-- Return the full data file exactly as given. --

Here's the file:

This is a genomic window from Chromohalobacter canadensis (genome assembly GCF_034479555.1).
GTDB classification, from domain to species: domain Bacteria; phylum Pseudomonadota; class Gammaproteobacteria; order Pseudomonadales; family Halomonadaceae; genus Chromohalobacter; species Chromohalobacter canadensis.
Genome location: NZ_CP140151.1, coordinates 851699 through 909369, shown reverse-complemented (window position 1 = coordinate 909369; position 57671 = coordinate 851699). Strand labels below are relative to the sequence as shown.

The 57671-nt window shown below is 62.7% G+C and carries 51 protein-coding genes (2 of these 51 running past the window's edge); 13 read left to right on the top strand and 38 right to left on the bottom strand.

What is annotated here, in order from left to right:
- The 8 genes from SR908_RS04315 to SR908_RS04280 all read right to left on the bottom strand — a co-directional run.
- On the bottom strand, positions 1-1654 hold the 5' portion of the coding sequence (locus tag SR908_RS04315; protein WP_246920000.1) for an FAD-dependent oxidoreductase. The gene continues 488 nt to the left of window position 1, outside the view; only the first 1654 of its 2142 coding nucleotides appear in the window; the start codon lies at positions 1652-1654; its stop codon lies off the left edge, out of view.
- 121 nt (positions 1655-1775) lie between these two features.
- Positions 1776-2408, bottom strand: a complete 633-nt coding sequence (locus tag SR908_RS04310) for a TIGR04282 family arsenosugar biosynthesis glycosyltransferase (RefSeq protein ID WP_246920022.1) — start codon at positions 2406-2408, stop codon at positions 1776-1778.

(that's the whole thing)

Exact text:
This is a genomic window from Chromohalobacter canadensis (genome assembly GCF_034479555.1).
GTDB classification, from domain to species: domain Bacteria; phylum Pseudomonadota; class Gammaproteobacteria; order Pseudomonadales; family Halomonadaceae; genus Chromohalobacter; species Chromohalobacter canadensis.
Genome location: NZ_CP140151.1, coordinates 851699 through 909369, shown reverse-complemented (window position 1 = coordinate 909369; position 57671 = coordinate 851699). Strand labels below are relative to the sequence as shown.

The 57671-nt window shown below is 62.7% G+C and carries 51 protein-coding genes (2 of these 51 running past the window's edge); 13 read left to right on the top strand and 38 right to left on the bottom strand.

What is annotated here, in order from left to right:
- The 8 genes from SR908_RS04315 to SR908_RS04280 all read right to left on the bottom strand — a co-directional run.
- On the bottom strand, positions 1-1654 hold the 5' portion of the coding sequence (locus tag SR908_RS04315; protein WP_246920000.1) for an FAD-dependent oxidoreductase. The gene continues 488 nt to the left of window position 1, outside the view; only the first 1654 of its 2142 coding nucleotides appear in the window; the start codon lies at positions 1652-1654; its stop codon lies off the left edge, out of view.
- 121 nt (positions 1655-1775) lie between these two features.
- Positions 1776-2408, bottom strand: a complete 633-nt coding sequence (locus tag SR908_RS04310) for a TIGR04282 family arsenosugar biosynthesis glycosyltransferase (RefSeq protein ID WP_246920022.1) — start codon at positions 2406-2408, stop codon at positions 1776-1778.